Red card for film that glorifies Fifa

This you have to understand: the world is full of racists, chauvinists, Nazis, fascists and sneering Englishmen who think 13 rules are plenty to have in football, all of whom need to be taught a lesson. Into this world was born Fifa, a scrappy but noble football federation of heroic sports administrators who did more for world peace than the United Nations and more for tolerance than all the recipients of the Nobel Peace prize put together.

Also, Sepp Blatter – that hard-working, incorruptible warrior – makes girls play better football.

If you have fully grasped these concepts you have no real need to watch United Passions, the Fifa-funded movie about Fifa that Fifa launched at the Cannes film festival in May 2014 and in Serbia the month after.

Perhaps Fifa underestimated just how well beloved it already is, when it made a movie at the cost of just about a full year of its development funding for education, women’s and youth football (around $30-million), and perhaps that great public love is why American audiences disregarded it on its release in that country last week, leading to gross ticket receipts of $918 in its opening weekend.

Those who don’t yet fully comprehend the greatness of Fifa, though, are in for a treat. Here are some of the highlights from the movie that the Hollywood Reporter calls “a cringeworthy, self-aggrandising affair that mainly benefits from its unintentional camp value”.

It is 1998, and Sepp Blatter (played by English actor Tim Roth, perhaps better known as Mr Orange in Reservoir Dogs), newly elected Fifa president, is laying down the law.

“Now the next tournament will take place in both South Korea and Japan, far from Europe,” Blatter tells a Fifa meeting. “Some of you may feel that this is a good opportunity to close lucrative deals with certain lobbies.

“Think again. This sport is spotless. There is simply a lot more money involved now. Which is why, from now on, we’ll be exemplary in all respects. The slightest breach of ethics will be severely punished … I am warning you. All of you. We will play by my rules now.”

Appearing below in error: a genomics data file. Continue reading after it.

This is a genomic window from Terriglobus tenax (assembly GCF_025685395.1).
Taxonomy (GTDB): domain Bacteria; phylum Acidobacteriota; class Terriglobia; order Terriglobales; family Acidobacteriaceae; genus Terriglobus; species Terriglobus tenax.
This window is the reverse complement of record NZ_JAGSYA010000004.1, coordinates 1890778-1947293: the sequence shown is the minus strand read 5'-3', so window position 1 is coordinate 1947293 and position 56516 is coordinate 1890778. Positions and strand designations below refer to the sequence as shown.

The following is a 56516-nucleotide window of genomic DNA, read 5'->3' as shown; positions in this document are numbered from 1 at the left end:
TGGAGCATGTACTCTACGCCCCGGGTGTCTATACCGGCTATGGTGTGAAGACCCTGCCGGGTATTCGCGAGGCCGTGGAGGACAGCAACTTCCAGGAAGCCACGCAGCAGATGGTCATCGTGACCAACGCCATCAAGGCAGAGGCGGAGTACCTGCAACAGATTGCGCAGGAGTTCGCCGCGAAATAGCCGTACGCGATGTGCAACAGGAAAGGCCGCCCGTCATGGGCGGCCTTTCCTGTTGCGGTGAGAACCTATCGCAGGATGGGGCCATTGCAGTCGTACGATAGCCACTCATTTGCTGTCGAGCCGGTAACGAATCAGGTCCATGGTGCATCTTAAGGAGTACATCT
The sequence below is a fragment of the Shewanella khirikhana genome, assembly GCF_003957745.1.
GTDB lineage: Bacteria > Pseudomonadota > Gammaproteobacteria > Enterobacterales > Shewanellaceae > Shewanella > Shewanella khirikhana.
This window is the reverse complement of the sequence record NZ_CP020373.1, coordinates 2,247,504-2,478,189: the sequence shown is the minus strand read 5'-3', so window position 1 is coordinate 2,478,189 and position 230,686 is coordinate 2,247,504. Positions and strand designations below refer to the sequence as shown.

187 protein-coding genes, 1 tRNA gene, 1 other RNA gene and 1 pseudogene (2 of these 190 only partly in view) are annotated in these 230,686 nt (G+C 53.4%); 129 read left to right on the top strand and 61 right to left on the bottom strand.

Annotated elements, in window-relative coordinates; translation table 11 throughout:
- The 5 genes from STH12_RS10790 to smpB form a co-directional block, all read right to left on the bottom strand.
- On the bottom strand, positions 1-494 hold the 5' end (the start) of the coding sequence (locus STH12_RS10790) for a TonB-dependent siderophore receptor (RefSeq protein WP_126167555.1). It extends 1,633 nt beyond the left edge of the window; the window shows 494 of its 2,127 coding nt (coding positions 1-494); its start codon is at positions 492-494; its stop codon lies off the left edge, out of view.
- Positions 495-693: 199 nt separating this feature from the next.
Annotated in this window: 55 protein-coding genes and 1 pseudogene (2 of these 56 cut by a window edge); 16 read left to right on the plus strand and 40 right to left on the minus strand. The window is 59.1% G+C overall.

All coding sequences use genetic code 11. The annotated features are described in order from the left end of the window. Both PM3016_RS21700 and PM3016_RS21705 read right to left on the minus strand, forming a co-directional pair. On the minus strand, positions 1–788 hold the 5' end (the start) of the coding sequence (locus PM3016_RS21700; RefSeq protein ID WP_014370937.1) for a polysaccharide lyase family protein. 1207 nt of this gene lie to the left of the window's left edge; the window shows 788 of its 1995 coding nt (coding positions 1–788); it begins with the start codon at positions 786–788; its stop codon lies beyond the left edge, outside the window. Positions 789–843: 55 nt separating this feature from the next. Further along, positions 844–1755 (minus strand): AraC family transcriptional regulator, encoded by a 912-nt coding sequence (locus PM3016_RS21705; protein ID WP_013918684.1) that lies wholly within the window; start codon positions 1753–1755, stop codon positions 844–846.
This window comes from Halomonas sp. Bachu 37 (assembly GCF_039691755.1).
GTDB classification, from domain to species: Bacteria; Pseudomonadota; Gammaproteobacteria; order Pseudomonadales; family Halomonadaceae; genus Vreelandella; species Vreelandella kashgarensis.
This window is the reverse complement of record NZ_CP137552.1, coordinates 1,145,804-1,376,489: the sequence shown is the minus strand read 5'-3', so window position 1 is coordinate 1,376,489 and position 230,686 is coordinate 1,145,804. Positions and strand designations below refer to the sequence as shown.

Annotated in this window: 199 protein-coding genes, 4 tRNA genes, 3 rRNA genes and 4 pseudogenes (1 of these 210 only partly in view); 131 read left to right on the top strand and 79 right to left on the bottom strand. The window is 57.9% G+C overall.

All present are suitably cowed, and corruption – not that there ever was any, but presuming there had been – is stamped out forever.

It is 1925 and Uruguayan diplomat Enrique Buero has a pitch for Fifa’s first president, Jules Rimet.

“We have considerable financial resources in Uruguay,” Buero tells Rimet over tea. “In five years’ time Uruguay will celebrate its 100th anniversary and we would like to mark the occasion by organising the first world football championship.”

Rimet is dubious. “But an event like that costs a fortune!” he exclaims.

“Yes, but we are prepared to pay.”

“Fifa is poor, but that doesn’t mean we will sell the one treasure we possess: honour.”

“Please don’t misunderstand me. We would not want to buy anything. Let’s just say we would be especially honoured to have this competition. We have … unlimited funds … unlimited. You need the money, we need a world championship. Let’s do business.”

And so, having made it clear that Fifa is not for sale, Rimet and Buero shake hands, and the World Cup is born.

Why, exactly, Rimet subsequently tells his compatriots that the World Cup will be held in “a country yet to be determined” and seems surprised when that country turns out to be Uruguay is not entirely clear.

It is 1929 and an opinionated American character credited only as “Larsen” corners Annette Rimet, daughter of Fifa president Jules, at a party.

Why, demands Larsen, is the first World Cup being held in Uruguay, “a country no one has ever heard of, which is a stranger to modernity? And why not at the tip of Africa with the Zulus while we’re at it?”

Annette, bless her progressive if ever-so-slightly condescending heart, retorts: “Why not? Indeed. Who knows, the Zulus may be excellent football players. Maybe they just don’t know it yet.”

But Larsen is not to be deterred. “But young lady, the natives of Africa are stupid and undisciplined. It’s just their nature. How could they possibly be expected to appreciate the subtleties of a game invented by whites?”

Mercifully, Daddy Rimet interrupts, and the two Rimets give the nasty American a proper scolding before flouncing off to go lay the groundwork that would allow their spiritual successor, Sepp Blatter, to single-handedly bring the World Cup to Africa.

It is 2002. Having fondled the World Cup trophy for inspiration, and having defied those in Fifa telling unspecified lies about him, Blatter hangs around the outskirts of an extraordinary Fifa elective conference in Seoul.

Blatter looks soulfully at himself in a mirror. Blatter walks through a lobby in slow motion. Blatter smiles at himself as he walks down a corridor. Blatter strides into a room, presidentially. Blatter smiles as he is again elected Fifa president. Blatter gets a standing ovation.

In this way – although the exact mechanism of action is not explained – Blatter causes a girl playing goalie in an otherwise all-boy game in an unspecified slum to snap out of her dismal performance, dribble the ball all the way from her own goal line, shoot, and score.

These are unprecedented times, and the role of media to tell and record the story of South Africa as it develops is more important than ever. But it comes at a cost. Advertisers are cancelling campaigns, and our live events have come to an abrupt halt. Our income has been slashed.

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Phillip De Wet
Guest Author

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